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Sixth Grade Math Investigation Asks Students to Document Problem-Solving Process

John Williams theme music played in the background and a fantastical feeling was in the air as sixth graders were introduced to Pigzits Academy, a magical school that would serve as the backdrop for the class’s math investigation. Instead of doing magic, students were solving problems and making formulas. For their investigation, sixth graders were tasked with a problem-solving project that revolved around the Pigzits’ magical lockers asking them to determine how many of the school’s 1,000 lockers were left open after students had cast locker-opening spells, and then opened and shut various lockers along the hallways. Working in groups, sixth graders pulled from lessons on common factors and prime factorization to tackle the problem, before preparing a report to document their findings.

The math investigation assessed students’ understanding of major topics from the unit they were concluding. More important, it encouraged them to dig deeper into their understanding – applying their knowledge to something that’s not just a worksheet and articulating concepts in their own words. With the scalability of the math investigation, everyone in the class had something to improve upon and something to gain.

Middle School Learning Support Coordinator Dana Marra was an architect of the locker problem. As she explains, “The most important part is not the calculation, but the explanation of students’ thinking and why the strategy they chose works.” The locker problem focused on having students share their thought processes, showing that even if there’s one correct answer, there are many ways to arrive at that answer.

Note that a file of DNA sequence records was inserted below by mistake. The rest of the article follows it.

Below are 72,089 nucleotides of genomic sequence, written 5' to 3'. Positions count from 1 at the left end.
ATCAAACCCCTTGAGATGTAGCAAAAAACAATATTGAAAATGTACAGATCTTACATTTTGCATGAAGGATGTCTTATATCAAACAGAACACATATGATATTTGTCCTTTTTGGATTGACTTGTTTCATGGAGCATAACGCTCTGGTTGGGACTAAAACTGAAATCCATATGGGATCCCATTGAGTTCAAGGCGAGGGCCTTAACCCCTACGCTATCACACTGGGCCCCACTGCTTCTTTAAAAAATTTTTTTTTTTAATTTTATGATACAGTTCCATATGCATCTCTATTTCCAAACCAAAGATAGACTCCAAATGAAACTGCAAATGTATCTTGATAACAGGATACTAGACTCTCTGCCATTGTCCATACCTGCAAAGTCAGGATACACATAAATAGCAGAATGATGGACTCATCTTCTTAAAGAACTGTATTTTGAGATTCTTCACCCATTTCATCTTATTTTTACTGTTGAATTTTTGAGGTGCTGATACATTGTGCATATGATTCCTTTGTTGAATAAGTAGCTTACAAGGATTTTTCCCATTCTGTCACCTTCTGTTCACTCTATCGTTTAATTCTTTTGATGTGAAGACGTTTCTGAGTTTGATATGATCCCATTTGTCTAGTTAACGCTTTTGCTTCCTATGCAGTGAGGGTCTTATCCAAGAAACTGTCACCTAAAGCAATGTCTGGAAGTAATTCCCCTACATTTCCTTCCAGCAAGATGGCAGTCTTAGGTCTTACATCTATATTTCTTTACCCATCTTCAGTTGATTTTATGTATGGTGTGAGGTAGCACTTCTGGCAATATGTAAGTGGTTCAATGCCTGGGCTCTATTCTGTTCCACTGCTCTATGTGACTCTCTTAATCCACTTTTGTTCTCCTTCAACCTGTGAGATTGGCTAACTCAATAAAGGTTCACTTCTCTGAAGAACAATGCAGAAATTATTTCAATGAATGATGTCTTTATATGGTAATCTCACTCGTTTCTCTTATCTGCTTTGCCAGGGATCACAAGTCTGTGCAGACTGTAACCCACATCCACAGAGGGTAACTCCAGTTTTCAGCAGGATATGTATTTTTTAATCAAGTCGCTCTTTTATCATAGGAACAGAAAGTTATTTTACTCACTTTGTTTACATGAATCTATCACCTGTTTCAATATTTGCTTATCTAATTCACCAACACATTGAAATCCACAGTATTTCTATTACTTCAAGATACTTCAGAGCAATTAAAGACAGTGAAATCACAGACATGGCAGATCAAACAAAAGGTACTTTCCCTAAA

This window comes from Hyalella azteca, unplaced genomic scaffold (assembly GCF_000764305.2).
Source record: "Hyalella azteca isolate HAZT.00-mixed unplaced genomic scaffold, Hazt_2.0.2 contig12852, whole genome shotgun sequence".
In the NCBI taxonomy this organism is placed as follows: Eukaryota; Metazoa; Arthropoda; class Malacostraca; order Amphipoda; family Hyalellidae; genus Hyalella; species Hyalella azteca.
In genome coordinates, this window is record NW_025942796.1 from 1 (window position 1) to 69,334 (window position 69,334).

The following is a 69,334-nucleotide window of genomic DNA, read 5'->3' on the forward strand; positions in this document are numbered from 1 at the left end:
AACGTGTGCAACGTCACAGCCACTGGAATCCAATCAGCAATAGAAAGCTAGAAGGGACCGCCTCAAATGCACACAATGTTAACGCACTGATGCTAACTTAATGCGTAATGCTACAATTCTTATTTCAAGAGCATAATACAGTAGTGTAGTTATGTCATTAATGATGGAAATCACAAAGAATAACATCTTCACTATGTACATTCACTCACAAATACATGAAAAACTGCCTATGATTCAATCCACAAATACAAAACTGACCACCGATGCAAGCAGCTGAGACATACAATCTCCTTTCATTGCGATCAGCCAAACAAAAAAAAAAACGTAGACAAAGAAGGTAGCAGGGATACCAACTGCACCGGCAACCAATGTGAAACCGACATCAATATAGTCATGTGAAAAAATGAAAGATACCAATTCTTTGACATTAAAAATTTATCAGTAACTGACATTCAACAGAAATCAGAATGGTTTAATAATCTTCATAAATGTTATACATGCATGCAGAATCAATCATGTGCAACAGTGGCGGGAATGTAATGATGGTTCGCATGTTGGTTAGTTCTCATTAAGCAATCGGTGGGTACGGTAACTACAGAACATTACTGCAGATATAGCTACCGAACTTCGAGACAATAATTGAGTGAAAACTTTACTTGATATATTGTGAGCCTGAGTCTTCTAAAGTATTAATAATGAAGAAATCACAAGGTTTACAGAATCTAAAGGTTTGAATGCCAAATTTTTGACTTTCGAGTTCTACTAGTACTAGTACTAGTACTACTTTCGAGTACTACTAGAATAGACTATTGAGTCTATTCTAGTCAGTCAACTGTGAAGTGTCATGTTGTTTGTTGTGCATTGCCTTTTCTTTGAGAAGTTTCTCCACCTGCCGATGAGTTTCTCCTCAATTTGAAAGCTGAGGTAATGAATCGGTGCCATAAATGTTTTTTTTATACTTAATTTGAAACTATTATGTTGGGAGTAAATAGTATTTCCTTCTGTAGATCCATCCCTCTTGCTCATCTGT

When it came to actually solving the locker problem, no one was able to determine the correct number of lockers left open right away. Sixth graders had to collaborate and learn from one another; working with partners required them to think in a different way, as well as share with and listen to their peers. At the start of each class, students discussed which strategies worked well, and what they had to change moving forward. Students were asked to reflect on their choices and how what they were doing was connected to what they previously learned. As a result, students were able to guide themselves to the answer. To wrap up the project, sixth graders put together a Google Slides presentation that chronicled how they determined the number of lockers left open.

The world of Pigzits Academy made learning more engaging and helped students push through some of the more challenging aspects of math. Their investigation proved to sixth graders that some math may require multiple attempts to arrive at a solution, but they have the tools to find the answer. By being granted the space to work through the problem, students’ thought processes were validated – empowering them to use their problem-solving skills well beyond the magical environment of Pigzits Academy.